Quantcast
Environmental News for a Healthier Planet and Life

Fossil Fuel Stocks Tumble, Renewable Energy Stocks Soar

Business
Fossil Fuel Stocks Tumble, Renewable Energy Stocks Soar

Fossil fuel stocks tumbled while renewable energy soared on Monday, the first day of trading after global leaders cemented their landmark climate pact in Paris.

Under the agreement, countries have pledged to rapidly reduce greenhouse gas emissions in an effort to keep global warming beneath 1.5 degrees Celsius. And it is clear the fossil fuel industry is feeling the heat.

The first day of trading after global leaders cemented their landmark climate pact in Paris, it is clear the fossil fuel industry is feeling the heat. Photo credit: Pieter Morlion / Flickr

According to Reuters, "The MAC Global Solar Energy Index was up 4.5 percent. The iShares Global Clean Energy exchange-traded fund, which allows investors to trade a basket of renewable energy stocks, rose 1.4 percent." At the same time, shares of companies that produce coal, Peabody Energy Corp and Consol Energy Inc. plummeted 12.6 percent and 3.3 percent respectively.

Portfolio manager Thiemo Lang of Zurich's RobecoSAM, which owns solar stocks, told Reuters the Paris agreement "will help boost the mid- to long-term fundamentals in renewable energy generation, especially solar, while making any further investments in fossil fuels increasingly vulnerable."

Indeed, the movement to divest from fossil fuels has long-argued that investing in polluting industries is both economically and environmentally unwise. Earlier this month, the campaign announced that investors representing more than $3.4 trillion in total assets have pledged to divest their holdings from fossil fuels.

Environmental campaigners, who say that the Paris agreement falls drastically short of what's needed to actually address the climate crisis, maintained throughout the COP21 climate talks that a just transition to renewable energy must continue if the world has any hope of limiting temperature rise.

"Pace is now the key word for climate," said 350.org co-founder Bill McKibben after the agreement was finalized. "Not where we’re going, but how fast we’re going there. Pace—velocity, speed, rate, momentum, tempo. That’s what matters from here on in."

"We know where we’re going now," he continued. "No one can doubt that the fossil fuel age has finally begun to wane and that the sun is now shining on, well, solar. But the question, the only important question, is: how fast?"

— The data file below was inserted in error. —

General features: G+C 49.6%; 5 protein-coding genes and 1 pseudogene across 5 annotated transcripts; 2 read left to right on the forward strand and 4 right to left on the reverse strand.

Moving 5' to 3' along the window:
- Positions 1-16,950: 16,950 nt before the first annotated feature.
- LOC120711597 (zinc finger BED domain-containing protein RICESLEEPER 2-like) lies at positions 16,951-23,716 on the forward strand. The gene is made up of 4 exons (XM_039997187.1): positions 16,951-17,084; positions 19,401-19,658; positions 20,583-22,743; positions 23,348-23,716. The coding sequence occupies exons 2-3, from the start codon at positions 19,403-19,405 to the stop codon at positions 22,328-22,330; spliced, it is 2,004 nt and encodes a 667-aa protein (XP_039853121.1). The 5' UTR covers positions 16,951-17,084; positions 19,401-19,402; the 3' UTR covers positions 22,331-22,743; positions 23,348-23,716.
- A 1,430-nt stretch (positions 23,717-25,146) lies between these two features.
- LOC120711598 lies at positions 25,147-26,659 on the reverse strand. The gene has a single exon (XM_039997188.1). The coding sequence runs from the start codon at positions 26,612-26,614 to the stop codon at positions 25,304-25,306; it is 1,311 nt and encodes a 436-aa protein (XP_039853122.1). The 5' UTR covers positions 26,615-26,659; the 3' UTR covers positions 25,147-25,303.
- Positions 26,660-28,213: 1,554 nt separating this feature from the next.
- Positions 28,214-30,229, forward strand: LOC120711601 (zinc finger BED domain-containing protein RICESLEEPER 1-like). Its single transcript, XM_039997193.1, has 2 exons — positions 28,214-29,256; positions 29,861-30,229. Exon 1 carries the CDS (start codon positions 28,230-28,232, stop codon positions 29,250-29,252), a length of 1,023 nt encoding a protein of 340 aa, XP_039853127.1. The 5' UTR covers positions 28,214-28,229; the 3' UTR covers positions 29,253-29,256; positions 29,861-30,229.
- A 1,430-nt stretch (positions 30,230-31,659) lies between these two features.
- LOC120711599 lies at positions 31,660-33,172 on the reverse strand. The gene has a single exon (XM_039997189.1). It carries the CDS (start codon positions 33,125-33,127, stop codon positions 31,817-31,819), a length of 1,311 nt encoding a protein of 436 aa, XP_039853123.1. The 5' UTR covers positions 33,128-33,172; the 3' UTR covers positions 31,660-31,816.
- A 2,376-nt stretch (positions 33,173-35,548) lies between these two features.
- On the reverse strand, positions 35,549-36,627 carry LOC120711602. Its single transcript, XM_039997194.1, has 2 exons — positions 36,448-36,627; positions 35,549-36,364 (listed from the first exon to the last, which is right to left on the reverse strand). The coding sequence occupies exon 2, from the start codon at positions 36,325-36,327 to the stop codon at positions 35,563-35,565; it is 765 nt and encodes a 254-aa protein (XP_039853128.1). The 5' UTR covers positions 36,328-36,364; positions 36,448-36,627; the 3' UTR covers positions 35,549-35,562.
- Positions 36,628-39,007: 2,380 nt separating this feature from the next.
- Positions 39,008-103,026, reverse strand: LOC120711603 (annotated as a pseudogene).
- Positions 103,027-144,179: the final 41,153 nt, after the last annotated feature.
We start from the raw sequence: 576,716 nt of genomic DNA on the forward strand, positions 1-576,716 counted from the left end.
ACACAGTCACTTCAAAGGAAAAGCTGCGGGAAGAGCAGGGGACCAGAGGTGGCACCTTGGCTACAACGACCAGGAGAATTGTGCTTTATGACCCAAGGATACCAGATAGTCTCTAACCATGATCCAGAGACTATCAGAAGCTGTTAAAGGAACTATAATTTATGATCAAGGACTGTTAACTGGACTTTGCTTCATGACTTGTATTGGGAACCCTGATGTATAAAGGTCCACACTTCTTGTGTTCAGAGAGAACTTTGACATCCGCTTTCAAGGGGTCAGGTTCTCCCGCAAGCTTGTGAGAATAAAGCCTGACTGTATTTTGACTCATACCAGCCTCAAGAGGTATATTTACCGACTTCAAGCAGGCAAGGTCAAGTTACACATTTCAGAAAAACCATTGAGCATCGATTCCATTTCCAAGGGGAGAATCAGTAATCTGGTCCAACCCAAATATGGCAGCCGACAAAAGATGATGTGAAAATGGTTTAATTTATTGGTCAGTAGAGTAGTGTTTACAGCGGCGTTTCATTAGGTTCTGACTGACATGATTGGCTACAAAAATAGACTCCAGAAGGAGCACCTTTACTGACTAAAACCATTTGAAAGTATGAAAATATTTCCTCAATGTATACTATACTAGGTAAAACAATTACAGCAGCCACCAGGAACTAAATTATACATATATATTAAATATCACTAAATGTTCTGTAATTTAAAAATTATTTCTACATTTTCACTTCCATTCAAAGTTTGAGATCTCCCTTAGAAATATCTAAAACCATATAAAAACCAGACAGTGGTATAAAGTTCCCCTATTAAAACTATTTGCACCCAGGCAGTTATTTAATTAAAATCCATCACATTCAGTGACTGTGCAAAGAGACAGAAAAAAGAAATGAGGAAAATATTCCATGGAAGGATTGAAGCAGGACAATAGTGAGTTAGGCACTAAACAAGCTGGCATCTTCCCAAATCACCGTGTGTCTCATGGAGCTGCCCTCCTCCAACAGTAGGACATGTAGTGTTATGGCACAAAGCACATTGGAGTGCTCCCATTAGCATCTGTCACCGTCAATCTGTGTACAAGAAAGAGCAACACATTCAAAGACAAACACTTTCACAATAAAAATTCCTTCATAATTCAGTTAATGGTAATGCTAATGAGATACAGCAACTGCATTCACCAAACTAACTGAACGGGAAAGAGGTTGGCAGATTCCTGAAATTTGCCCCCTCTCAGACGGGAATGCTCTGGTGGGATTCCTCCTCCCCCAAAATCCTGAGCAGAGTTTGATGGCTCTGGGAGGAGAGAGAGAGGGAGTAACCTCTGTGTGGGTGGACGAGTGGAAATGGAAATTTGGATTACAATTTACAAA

McKibben added that the agreement must serve as a floor, not a ceiling, for change.

YOU MIGHT ALSO LIKE

San Diego Passes Strongest City-Wide 100% Clean Energy Law in America

3 Things You Need to Know About the Paris Climate Agreement

Watch Colbert Say Goodbye to Fossil Fuels

Leonardo DiCaprio and Greg Barker Join Forces to Bring Solar to Off-Grid Communities

An Edith's Checkerspot butterfly in Los Padres National Forest in Southern California. Patricia Marroquin / Moment / Getty Images

Butterflies across the U.S. West are disappearing, and now researchers say the climate crisis is largely to blame.

Read More Show Less

EcoWatch Daily Newsletter

A wildfire burns in the Hollywood hills on July 19, 2016 in Hollywood, California. AaronP / Bauer-Griffin / GC Images

California faces another "critically dry year" according to state officials, and a destructive wildfire season looms on its horizon. But in a state that welcomes innovation, water efficacy approaches and drought management could replenish California, increasingly threatened by the climate's new extremes.

Read More Show Less

Trending

Wisdom is seen with her chick in Feb. 2021 at the Midway Atoll National Wildlife Refuge. Jon Brack / Friends of Midway Atoll National Wildlife Refuge / Flickr / CC 2.0

Wisdom the mōlī, or Laysan albatross, is the oldest wild bird known to science at the age of at least 70. She is also, as of February 1, a new mother.

Read More Show Less
Wind turbines in Norway. piola66 / E+ / Getty Images

By Hui Hu

Winter is supposed to be the best season for wind power – the winds are stronger, and since air density increases as the temperature drops, more force is pushing on the blades. But winter also comes with a problem: freezing weather.

Read More Show Less
Jaffa Port in Israel. theDOCK innovated the Israeli maritime space and kickstarted a boom in new technologies. Pixabay

While traditional investment in the ocean technology sector has been tentative, growth in Israeli maritime innovations has been exponential in the last few years, and environmental concern has come to the forefront.

Read More Show Less